It’s Tuesday, January 8, and the Massachusetts Attorney General is still coming for Exxon.
The U.S. Supreme Court on Monday declined to step in and block a climate fraud investigation into ExxonMobil, despite the oil giant’s best efforts to waylay the probe.
Massachusetts Attorney General Maura Healey has been investigating Exxon since 2016, using a legal maneuver similar to a subpoena to get access to the company’s business plans, research efforts, and other hidden info going back decades. Healey is essentially trying to prove that Exxon knew about the effect of CO2 emissions on the planet decades ago and that the oil giant misled the public and investors about it to protect its profits. Getting access to these documents would shed light on an important piece of this puzzle.
Exxon tried to block Healey’s investigation by arguing that its headquarters weren’t in the state of Massachusetts. In other words, they said this particular AG doesn’t have jurisdiction over the oil giant in the first place. That didn’t fly with a number of courts: first, the Massachusetts Superior Court in 2017, then, the state’s Supreme Judicial Court last spring, and now the Supreme Court.
What do all of these rejections mean? “Massachusetts authorities can now test their theory that Exxon was aware of the hazards of climate change and the possible consequences,” InsideClimate News reports. Three cheers for due process!
Carbon emissions are up 3.4 percent in 2018, thanks to growing pollution from the transportation, power plants, and industry. The findings suggest that the U.S. hasn’t figured out how to keep emissions from increasing as the economy grows. The report also makes clear that Trump’s environmental rollbacks could wipe out the progress Obama-era policies made at reducing the country’s carbon footprint.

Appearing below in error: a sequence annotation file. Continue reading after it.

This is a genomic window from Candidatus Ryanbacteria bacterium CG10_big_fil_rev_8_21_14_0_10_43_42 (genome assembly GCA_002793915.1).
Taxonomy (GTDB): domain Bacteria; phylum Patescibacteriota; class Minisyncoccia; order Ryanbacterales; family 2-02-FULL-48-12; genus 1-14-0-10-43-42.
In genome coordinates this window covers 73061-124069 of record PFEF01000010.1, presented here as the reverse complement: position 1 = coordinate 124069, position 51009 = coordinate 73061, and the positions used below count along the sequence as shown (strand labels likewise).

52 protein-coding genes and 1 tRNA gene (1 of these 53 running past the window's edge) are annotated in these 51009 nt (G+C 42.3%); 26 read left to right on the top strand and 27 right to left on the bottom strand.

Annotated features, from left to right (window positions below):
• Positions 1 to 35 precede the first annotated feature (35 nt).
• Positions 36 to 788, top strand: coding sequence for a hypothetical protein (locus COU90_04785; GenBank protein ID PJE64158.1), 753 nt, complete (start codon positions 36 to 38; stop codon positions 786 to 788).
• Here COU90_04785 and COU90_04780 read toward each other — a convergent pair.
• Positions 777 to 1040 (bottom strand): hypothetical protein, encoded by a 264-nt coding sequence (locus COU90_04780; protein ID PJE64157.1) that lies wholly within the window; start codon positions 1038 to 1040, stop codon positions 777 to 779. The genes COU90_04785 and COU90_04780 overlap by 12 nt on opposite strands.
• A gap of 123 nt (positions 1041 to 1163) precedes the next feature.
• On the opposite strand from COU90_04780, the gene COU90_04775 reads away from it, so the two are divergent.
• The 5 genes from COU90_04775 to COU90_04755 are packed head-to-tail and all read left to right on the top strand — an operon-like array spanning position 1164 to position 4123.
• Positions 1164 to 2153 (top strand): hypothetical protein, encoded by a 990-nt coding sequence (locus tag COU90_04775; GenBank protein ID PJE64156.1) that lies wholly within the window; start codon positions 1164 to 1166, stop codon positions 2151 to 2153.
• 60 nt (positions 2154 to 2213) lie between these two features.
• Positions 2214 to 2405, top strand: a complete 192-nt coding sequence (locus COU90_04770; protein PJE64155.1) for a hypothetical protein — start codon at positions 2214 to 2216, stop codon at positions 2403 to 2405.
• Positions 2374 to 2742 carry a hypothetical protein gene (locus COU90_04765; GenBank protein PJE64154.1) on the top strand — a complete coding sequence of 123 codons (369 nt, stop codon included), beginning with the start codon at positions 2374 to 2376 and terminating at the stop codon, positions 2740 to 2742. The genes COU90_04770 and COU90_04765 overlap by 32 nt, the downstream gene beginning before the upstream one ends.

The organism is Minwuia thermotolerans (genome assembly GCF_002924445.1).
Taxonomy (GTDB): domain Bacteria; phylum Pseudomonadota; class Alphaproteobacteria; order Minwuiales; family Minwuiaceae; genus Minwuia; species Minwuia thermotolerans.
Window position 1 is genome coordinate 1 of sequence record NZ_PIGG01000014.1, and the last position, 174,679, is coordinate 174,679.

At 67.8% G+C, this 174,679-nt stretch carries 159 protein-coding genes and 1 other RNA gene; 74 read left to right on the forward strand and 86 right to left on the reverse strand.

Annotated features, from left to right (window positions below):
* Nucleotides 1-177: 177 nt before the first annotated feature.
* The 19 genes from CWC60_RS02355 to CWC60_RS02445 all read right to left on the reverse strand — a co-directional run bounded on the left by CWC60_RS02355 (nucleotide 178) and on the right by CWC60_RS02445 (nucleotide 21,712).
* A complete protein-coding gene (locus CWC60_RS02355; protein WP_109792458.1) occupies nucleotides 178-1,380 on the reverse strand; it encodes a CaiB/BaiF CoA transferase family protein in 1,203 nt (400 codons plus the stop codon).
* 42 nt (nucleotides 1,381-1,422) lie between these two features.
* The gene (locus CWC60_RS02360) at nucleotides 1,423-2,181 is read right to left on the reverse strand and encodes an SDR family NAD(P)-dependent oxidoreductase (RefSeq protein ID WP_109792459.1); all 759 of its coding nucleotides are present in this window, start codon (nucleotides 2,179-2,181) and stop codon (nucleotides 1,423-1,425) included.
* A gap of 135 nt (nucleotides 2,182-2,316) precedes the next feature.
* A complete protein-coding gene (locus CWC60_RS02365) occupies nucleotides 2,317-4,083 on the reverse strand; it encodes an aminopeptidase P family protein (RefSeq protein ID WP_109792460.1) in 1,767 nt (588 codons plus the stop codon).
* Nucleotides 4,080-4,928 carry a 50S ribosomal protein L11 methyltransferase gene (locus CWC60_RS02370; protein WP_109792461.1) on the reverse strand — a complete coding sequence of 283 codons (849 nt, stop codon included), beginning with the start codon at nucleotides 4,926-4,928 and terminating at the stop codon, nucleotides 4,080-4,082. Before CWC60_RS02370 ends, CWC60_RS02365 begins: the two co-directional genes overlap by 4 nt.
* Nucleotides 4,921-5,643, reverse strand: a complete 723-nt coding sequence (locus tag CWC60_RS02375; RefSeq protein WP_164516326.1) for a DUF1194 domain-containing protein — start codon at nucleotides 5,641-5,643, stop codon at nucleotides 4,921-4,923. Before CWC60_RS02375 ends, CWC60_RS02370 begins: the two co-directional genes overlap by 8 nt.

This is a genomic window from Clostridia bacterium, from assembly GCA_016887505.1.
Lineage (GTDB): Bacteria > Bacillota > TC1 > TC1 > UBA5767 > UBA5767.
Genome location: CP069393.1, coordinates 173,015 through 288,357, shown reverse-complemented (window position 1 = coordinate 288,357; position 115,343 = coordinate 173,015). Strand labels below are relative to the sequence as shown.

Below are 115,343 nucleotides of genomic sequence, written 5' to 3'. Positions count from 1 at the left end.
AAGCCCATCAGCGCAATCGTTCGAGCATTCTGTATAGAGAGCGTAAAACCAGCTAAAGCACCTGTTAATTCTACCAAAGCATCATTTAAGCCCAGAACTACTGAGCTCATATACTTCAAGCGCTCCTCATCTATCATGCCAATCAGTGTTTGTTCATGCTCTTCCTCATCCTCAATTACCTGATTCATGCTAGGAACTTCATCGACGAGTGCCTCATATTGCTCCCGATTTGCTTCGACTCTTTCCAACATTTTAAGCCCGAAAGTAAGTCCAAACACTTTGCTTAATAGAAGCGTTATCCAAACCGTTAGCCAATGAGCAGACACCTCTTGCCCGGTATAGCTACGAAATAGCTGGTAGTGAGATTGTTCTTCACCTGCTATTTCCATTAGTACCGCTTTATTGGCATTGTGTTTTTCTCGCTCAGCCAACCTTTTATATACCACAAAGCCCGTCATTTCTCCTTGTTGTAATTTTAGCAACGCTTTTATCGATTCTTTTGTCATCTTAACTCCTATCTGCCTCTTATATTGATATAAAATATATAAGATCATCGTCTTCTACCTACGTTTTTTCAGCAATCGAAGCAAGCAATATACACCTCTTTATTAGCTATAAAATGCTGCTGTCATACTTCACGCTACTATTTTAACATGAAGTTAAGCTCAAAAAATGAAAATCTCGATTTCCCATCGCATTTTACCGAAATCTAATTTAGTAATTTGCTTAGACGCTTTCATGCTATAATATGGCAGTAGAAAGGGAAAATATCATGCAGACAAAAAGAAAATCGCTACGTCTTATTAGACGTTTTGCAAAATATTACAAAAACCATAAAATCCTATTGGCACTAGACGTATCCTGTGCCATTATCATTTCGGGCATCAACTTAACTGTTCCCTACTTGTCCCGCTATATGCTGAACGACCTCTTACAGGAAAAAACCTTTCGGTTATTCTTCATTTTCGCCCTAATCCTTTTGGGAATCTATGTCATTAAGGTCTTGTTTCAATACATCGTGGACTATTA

Faced with economic catastrophe, the Navajo Nation in Arizona is considering taking over a power plant and the largest coal mine in the West. A new Navajo Nation council is expected to make a decision sometime after it’s sworn in later this month. The move could shore up the tribe’s fortunes, but owning the mine could come with a large environmental cost.
The controversial opposition research firm that has done work for Facebook also worked for the Scott Pruitt’s EPA. According to emails obtained by Mother Jones through a Freedom of Information Act request, top political appointees at the EPA hired Definers Public Affairs because its previous PR outfit was collecting too many negative press clippings about Pruitt.